Welcome to Carp Ridge EcoWellness Centre

Dedicated to Health, Healing and Sustainability
Hours of Operation
Monday - Friday 9 am to 4 pm
Saturday - Sunday CLOSED

Monday to Friday 8-4pm and by appointment


Clinic - 2386 Thomas A Dolan Parkway, Carp, ON K0A 1L0


Natural health in the trenches: relax into the steady breath

by Katherine Willow, ND

It’s Monday afternoon, verging on the witching hour.  My adrenals want a break during this natural low in the day.  Not coffee, not sugar and not a cocktail — a rest.  So I decide to lay down for 15 minutes and do my ‘corpse pose’.

It’s much better than the sudoku puzzles I often do to “relax”.  Lying down with eyes closed (saving immeasurable brain activity), arms and legs spread out, letting go into the waves of the breath.

Except that thinking about waves snaps the image of a shark into my still-jangly mind.  It’s one of my terrors. My PSTD (post traumatic stress disorder, the still-unhealed-part of me on constant danger alert) starts creating disasters to match the chronic anxiety I’ve held for decades.  It’s actually a very common response, we’re still well-wired into the oldest part of our brain which responds to perceived threats.  And it takes practice to go beyond that for most of us.

It’s a lot better than it used to be though, now I just ignore the visions and go back to my breath, knowing that eventually my mind will settle, the body will soften and the wonderful feeling of tension release will spread.  At this point I fall asleep for a few minutes, as usual, which is great, it means the pose was successful and will give me up to three hours of refreshed energy.  It wasn’t always so, it took me two years to learn this skill.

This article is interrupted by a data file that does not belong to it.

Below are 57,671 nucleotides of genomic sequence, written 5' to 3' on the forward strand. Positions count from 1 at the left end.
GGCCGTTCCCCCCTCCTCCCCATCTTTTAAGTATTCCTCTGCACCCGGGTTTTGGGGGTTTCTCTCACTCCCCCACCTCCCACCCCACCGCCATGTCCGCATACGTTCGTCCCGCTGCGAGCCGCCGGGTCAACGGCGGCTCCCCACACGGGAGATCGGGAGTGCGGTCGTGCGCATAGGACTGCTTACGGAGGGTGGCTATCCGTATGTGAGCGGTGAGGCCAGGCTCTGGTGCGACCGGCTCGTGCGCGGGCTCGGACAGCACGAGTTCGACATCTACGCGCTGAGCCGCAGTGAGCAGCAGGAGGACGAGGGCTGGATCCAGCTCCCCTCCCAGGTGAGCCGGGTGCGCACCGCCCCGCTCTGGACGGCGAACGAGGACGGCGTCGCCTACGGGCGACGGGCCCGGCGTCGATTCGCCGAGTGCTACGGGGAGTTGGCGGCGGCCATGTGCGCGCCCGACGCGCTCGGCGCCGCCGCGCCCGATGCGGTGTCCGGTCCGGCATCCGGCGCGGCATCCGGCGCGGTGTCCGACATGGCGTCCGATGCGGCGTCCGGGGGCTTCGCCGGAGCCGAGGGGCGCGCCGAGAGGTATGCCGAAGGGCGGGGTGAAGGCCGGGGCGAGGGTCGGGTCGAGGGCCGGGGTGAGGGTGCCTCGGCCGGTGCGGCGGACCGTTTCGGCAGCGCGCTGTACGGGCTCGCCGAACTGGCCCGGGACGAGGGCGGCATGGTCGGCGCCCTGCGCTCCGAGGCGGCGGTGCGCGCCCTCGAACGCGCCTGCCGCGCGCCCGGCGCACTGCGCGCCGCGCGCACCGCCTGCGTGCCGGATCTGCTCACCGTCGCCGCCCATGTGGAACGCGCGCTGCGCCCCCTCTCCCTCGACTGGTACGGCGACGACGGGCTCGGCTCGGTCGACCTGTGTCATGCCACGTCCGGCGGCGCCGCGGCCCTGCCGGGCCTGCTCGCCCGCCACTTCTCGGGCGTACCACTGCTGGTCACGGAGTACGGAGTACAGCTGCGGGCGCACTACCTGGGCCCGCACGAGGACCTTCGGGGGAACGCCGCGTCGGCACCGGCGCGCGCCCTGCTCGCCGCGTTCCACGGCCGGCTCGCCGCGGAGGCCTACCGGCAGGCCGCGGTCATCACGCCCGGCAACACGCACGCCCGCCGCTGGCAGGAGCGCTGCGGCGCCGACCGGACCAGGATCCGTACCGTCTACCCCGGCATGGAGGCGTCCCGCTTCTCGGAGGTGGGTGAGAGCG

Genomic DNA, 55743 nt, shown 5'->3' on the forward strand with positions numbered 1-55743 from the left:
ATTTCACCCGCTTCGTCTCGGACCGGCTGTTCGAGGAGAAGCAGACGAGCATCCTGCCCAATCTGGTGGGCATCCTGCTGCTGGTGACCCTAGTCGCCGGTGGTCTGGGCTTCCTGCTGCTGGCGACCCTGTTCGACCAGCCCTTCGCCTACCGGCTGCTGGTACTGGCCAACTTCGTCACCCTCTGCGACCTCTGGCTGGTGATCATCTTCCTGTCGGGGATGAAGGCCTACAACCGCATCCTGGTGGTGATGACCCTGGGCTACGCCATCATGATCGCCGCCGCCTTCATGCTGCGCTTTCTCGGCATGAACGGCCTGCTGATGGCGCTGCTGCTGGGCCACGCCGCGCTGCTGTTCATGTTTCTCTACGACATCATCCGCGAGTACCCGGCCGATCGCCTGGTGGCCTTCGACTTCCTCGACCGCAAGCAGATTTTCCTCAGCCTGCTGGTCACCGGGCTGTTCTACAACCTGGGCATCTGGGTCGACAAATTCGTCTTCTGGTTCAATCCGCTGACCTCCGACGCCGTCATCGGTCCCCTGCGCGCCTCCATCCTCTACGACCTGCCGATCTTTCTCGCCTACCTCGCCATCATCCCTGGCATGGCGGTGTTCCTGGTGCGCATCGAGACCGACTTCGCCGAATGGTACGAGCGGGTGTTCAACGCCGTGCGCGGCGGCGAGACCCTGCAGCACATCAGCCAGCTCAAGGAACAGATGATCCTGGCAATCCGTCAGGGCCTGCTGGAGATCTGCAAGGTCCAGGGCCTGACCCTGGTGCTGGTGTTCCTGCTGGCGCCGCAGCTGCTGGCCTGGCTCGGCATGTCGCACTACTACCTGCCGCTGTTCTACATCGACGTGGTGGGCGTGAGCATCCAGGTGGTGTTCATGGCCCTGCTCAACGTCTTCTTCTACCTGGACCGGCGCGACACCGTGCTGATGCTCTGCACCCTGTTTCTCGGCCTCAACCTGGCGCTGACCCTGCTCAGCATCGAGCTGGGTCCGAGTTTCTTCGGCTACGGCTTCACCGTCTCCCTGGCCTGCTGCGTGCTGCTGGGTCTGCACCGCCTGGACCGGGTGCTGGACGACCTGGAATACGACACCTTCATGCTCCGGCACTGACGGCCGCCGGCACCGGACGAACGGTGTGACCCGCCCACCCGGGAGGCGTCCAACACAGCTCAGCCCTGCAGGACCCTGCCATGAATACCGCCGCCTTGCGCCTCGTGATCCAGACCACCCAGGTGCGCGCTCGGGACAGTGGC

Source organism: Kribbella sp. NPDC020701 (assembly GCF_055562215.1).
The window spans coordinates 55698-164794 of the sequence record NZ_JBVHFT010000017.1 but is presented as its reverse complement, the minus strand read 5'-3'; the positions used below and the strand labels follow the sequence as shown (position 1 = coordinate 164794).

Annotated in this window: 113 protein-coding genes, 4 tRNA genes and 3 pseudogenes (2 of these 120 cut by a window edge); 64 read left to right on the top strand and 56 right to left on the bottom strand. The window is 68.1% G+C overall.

I’ve noticed that when I try to plough through the day without recharging my nervous system, my mind gets slower and slower until it’s so inefficient I’ve wasted much more time than I would have spent in resting!  And yet I still resist.  Getting through the inevitable frightening images at the start is unpleasant.  It’s like not wanting to exercise even though one feels so much better afterward.  At this point I manage to do it about twice a week.

That’s it for my brief personal blogging in this issue.  It’s time to have dinner with my family, my elder daughter Sarala visiting from Montreal, Coral home from a long day at school, our delightful new assistant Anu who is cooking while the girls play with grandson Felix.  It feels comfortable even though much of my paperwork is still waiting to be done.  I know my brain will be up to it after dinner.  Maybe in writing this, I will be more conscious of consistently practicing what I preach and remember to rest more often!

Here’s wishing you a relaxing Christmas season, hoping you also find time to rest in the midst of  the pressure to perform, buy and consume.  If you want to experience quieting and recharging the mind, consider joining us for the next wellness retreat at the end of January which focusses on meditation with a lovely schedule of classes (read the post about it).  We are pleased to introduce a Christian element this year in the person of Father Jack Lau, spiritual director of Galilee Mission in Arnprior, and a beautiful presence.

Take care and I enjoy receiving your comments,